It could do this because you could write the code you wanted in your pre-compiled, or ‘built’ scripts, and then once you were ready, you could ‘build’ and compile them down into a format that the modern browsers could read and understand. Thereby unlocking a massive amount of new functionality.

While Webpack fundamentally is a JavaScript library bundler, it also allows for more useful functionality to occur during that bundling process.

Functionality such as:

  • Linting. Which is the analysis of your code for any potential errors.
  • Custom Loaders. Because Webpack by itself only understands and compiles JavaScript, custom loaders can be introduced to it in order to allow for the understanding and compilation of more types of resources such as CSS and images.
  • Plugins. Which allow for custom tasks to be run on your scripts at compilation time, such as the injection of custom data (ie. environment variables) and/or the custom optimization of your compiling bundle.

All of the above can be summarized as part of the hook functionality that Webpack provides. This basically creates a way to ‘hook’ into the bundling/build process as it is going on and manipulate your scripts in various different ways, with various processes, such as the ones listed above.

How To Use Webpack (Within A VueJS Project)

How Webpack works within a VueJS project

Just like the starting point of any Vue app is in the initial Vue instance. Likewise, the starting point of any Webpack build is in what is known as the ‘entry file’. This is simply the file that is specified within the webpack.js.config file as the place that Webpack should read to find and then bundle our imported modules.

In the case of a Vue project, this entry file is usually the ‘{}.js’ file. We will jump into this in the demo project in a minute, but before we do that, let’s get a reminder of what loading in libraries (modules) is like without Webpack.

Vue without Webpack

Vue without Webpack or any other bundler, looks a lot like jQuery in terms of folder and file organization.

You simply have a lot of libraries being loaded into the pages that need them, one by one. Usually within your header section in your HTML page. Like this:

<!DOCTYPE html>
<html>
    <body>
        <h1>Your Non-Webpack VueJS Project</h1>
        <script src="https://cdnjs.cloudflare.com/ajax/libs/vue/2.6.11/vue.min.js">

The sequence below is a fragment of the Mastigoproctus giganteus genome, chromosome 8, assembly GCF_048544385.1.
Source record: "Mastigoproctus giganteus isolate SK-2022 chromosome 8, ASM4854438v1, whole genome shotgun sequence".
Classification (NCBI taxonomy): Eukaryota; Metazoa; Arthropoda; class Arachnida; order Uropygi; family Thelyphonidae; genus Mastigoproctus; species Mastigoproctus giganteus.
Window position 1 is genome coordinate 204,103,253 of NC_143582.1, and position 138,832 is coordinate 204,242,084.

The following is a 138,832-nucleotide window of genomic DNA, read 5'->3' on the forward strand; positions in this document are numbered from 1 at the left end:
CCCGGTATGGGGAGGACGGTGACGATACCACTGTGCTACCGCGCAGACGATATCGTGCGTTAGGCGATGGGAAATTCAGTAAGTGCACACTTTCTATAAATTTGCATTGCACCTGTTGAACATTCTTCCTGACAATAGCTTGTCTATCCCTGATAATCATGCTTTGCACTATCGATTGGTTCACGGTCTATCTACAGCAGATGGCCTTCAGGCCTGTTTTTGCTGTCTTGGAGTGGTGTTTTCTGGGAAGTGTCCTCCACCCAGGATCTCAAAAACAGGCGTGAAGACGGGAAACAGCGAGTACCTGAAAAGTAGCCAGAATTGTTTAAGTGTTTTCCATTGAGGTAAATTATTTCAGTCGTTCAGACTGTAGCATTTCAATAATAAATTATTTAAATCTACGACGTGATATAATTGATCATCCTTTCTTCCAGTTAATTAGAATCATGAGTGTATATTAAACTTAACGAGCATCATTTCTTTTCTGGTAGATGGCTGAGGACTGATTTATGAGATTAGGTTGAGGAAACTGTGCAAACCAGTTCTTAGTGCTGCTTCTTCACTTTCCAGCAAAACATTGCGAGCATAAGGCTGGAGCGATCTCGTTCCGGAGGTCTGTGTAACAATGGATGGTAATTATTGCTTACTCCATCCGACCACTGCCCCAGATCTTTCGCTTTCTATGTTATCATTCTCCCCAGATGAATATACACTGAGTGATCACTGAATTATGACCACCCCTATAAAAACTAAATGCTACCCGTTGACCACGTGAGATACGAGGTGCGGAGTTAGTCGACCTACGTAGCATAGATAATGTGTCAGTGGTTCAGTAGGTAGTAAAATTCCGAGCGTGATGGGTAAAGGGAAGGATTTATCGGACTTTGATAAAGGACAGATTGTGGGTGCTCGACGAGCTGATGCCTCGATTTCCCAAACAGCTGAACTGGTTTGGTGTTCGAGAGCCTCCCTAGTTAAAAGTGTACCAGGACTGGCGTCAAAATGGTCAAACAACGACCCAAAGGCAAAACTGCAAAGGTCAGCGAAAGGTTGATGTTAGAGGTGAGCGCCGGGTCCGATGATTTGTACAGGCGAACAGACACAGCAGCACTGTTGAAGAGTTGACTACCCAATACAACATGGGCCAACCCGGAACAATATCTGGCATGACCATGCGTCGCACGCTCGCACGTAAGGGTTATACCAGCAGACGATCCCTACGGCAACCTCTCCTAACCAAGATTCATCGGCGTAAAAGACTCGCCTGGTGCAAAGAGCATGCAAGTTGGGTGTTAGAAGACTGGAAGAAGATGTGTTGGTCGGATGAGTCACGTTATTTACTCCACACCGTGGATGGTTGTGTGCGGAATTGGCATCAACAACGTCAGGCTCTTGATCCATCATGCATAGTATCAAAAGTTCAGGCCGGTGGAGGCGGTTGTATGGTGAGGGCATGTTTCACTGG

</script>
        <script src="https://cdnjs.cloudflare.com/ajax/libs/axios/0.19.2/axios.min.js">
        </script>
    </body>
</html>

Here you can see that we are directly loading in our standard VueJS script and then below that we are loading in our Axios library. Which is a popular library that simply allows us to run HTTP requests.

Note: In Vue as well as in other well known JS frameworks, what we normally used to call libraries are now commonly referred to as ‘modules’. This is largely due to the influence of Node.JS and the way in which these libraries are presented within the code.

They are typically loaded in, as we will see below, in the way that ‘modules’ in other languages and frameworks, such as Python do.

We may use our loaded in Axios library above, like this:

<div id="app">
  {{ info }}
</div>

new Vue({
  el: '#app',
  data () {
    return {
      info: null
    }
  },
  mounted () {
    axios
      .get('https://api.coindesk.com/v1/bpi/currentprice.json')
      .then(response => (this.info = response))
  }
})

You will note here that the above seems pretty straightforward. But remember that we are only loading in one library. In most projects that are required to meet today’s modern level of complexity, as much as 20-100 different libraries could be needed. Sometimes much more.

Since we need them all. The best thing to do to make them manageable is to simply bundle them up and automate this process so that we are not having to deal with each one, one by one. This is what we do with Webpack.

Vue with Webpack

Using Webpack changes the way that you both write your code, as well as the way in which you organize your folder structure.